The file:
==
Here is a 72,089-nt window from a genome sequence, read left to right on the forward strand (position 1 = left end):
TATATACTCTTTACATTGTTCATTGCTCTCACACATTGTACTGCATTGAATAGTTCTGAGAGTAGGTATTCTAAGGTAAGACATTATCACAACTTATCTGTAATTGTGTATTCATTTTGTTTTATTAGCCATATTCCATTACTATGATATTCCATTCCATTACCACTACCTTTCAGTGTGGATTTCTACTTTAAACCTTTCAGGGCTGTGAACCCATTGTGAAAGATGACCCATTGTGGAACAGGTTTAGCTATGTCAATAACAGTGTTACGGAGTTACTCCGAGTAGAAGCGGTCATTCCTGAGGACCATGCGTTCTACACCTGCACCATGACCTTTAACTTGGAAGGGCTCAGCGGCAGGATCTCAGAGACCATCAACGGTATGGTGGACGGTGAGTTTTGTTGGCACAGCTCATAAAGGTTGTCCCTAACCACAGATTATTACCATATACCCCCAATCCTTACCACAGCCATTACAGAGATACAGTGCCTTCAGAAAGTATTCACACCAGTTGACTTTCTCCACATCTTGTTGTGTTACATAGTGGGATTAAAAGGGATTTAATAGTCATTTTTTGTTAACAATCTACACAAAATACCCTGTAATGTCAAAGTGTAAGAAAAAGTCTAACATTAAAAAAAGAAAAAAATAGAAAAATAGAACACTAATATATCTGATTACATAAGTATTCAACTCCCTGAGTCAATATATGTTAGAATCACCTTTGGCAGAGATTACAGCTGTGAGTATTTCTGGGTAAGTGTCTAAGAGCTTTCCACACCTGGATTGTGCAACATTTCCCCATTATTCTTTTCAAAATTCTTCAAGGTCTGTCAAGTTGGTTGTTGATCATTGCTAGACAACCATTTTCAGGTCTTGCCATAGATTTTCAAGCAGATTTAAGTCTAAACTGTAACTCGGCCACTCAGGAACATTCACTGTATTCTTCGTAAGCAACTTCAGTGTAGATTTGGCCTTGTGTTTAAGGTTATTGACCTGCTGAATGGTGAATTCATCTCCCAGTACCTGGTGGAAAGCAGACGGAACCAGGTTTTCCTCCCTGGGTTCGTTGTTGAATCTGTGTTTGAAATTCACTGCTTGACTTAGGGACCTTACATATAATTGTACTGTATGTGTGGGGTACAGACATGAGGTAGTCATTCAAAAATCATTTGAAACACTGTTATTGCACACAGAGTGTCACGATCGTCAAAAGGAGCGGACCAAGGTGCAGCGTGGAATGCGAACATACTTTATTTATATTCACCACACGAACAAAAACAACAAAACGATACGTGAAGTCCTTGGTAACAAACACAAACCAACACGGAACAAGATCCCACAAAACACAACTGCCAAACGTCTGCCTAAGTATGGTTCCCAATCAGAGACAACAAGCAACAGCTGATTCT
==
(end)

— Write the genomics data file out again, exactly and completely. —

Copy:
Here is a 72,089-nt window from a genome sequence, read left to right on the forward strand (position 1 = left end):
TATATACTCTTTACATTGTTCATTGCTCTCACACATTGTACTGCATTGAATAGTTCTGAGAGTAGGTATTCTAAGGTAAGACATTATCACAACTTATCTGTAATTGTGTATTCATTTTGTTTTATTAGCCATATTCCATTACTATGATATTCCATTCCATTACCACTACCTTTCAGTGTGGATTTCTACTTTAAACCTTTCAGGGCTGTGAACCCATTGTGAAAGATGACCCATTGTGGAACAGGTTTAGCTATGTCAATAACAGTGTTACGGAGTTACTCCGAGTAGAAGCGGTCATTCCTGAGGACCATGCGTTCTACACCTGCACCATGACCTTTAACTTGGAAGGGCTCAGCGGCAGGATCTCAGAGACCATCAACGGTATGGTGGACGGTGAGTTTTGTTGGCACAGCTCATAAAGGTTGTCCCTAACCACAGATTATTACCATATACCCCCAATCCTTACCACAGCCATTACAGAGATACAGTGCCTTCAGAAAGTATTCACACCAGTTGACTTTCTCCACATCTTGTTGTGTTACATAGTGGGATTAAAAGGGATTTAATAGTCATTTTTTGTTAACAATCTACACAAAATACCCTGTAATGTCAAAGTGTAAGAAAAAGTCTAACATTAAAAAAAGAAAAAAATAGAAAAATAGAACACTAATATATCTGATTACATAAGTATTCAACTCCCTGAGTCAATATATGTTAGAATCACCTTTGGCAGAGATTACAGCTGTGAGTATTTCTGGGTAAGTGTCTAAGAGCTTTCCACACCTGGATTGTGCAACATTTCCCCATTATTCTTTTCAAAATTCTTCAAGGTCTGTCAAGTTGGTTGTTGATCATTGCTAGACAACCATTTTCAGGTCTTGCCATAGATTTTCAAGCAGATTTAAGTCTAAACTGTAACTCGGCCACTCAGGAACATTCACTGTATTCTTCGTAAGCAACTTCAGTGTAGATTTGGCCTTGTGTTTAAGGTTATTGACCTGCTGAATGGTGAATTCATCTCCCAGTACCTGGTGGAAAGCAGACGGAACCAGGTTTTCCTCCCTGGGTTCGTTGTTGAATCTGTGTTTGAAATTCACTGCTTGACTTAGGGACCTTACATATAATTGTACTGTATGTGTGGGGTACAGACATGAGGTAGTCATTCAAAAATCATTTGAAACACTGTTATTGCACACAGAGTGTCACGATCGTCAAAAGGAGCGGACCAAGGTGCAGCGTGGAATGCGAACATACTTTATTTATATTCACCACACGAACAAAAACAACAAAACGATACGTGAAGTCCTTGGTAACAAACACAAACCAACACGGAACAAGATCCCACAAAACACAACTGCCAAACGTCTGCCTAAGTATGGTTCCCAATCAGAGACAACAAGCAACAGCTGATTCT